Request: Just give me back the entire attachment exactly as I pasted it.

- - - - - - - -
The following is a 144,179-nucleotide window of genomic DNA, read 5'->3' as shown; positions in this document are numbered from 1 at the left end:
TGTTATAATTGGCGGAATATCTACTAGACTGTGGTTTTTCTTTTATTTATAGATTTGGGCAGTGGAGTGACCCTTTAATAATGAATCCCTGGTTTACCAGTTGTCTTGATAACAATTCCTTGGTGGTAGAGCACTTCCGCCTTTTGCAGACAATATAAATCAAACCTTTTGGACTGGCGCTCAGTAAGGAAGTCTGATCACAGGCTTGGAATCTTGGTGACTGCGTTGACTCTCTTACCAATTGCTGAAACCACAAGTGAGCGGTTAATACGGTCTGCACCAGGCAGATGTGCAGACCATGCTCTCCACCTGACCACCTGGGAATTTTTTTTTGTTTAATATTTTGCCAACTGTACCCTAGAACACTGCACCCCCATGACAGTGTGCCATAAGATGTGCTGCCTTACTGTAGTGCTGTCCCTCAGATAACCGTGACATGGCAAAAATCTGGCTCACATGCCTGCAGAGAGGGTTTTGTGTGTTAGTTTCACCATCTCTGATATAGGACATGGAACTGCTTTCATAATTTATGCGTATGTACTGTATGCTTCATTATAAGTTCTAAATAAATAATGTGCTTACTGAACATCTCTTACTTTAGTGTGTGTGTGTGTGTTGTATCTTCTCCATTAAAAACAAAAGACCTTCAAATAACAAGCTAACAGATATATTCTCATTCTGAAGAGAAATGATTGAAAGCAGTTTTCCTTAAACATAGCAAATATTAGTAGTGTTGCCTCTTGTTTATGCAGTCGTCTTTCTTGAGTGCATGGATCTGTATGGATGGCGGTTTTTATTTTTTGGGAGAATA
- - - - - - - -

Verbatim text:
The following is a 144,179-nucleotide window of genomic DNA, read 5'->3' as shown; positions in this document are numbered from 1 at the left end:
TGTTATAATTGGCGGAATATCTACTAGACTGTGGTTTTTCTTTTATTTATAGATTTGGGCAGTGGAGTGACCCTTTAATAATGAATCCCTGGTTTACCAGTTGTCTTGATAACAATTCCTTGGTGGTAGAGCACTTCCGCCTTTTGCAGACAATATAAATCAAACCTTTTGGACTGGCGCTCAGTAAGGAAGTCTGATCACAGGCTTGGAATCTTGGTGACTGCGTTGACTCTCTTACCAATTGCTGAAACCACAAGTGAGCGGTTAATACGGTCTGCACCAGGCAGATGTGCAGACCATGCTCTCCACCTGACCACCTGGGAATTTTTTTTTGTTTAATATTTTGCCAACTGTACCCTAGAACACTGCACCCCCATGACAGTGTGCCATAAGATGTGCTGCCTTACTGTAGTGCTGTCCCTCAGATAACCGTGACATGGCAAAAATCTGGCTCACATGCCTGCAGAGAGGGTTTTGTGTGTTAGTTTCACCATCTCTGATATAGGACATGGAACTGCTTTCATAATTTATGCGTATGTACTGTATGCTTCATTATAAGTTCTAAATAAATAATGTGCTTACTGAACATCTCTTACTTTAGTGTGTGTGTGTGTGTTGTATCTTCTCCATTAAAAACAAAAGACCTTCAAATAACAAGCTAACAGATATATTCTCATTCTGAAGAGAAATGATTGAAAGCAGTTTTCCTTAAACATAGCAAATATTAGTAGTGTTGCCTCTTGTTTATGCAGTCGTCTTTCTTGAGTGCATGGATCTGTATGGATGGCGGTTTTTATTTTTTGGGAGAATA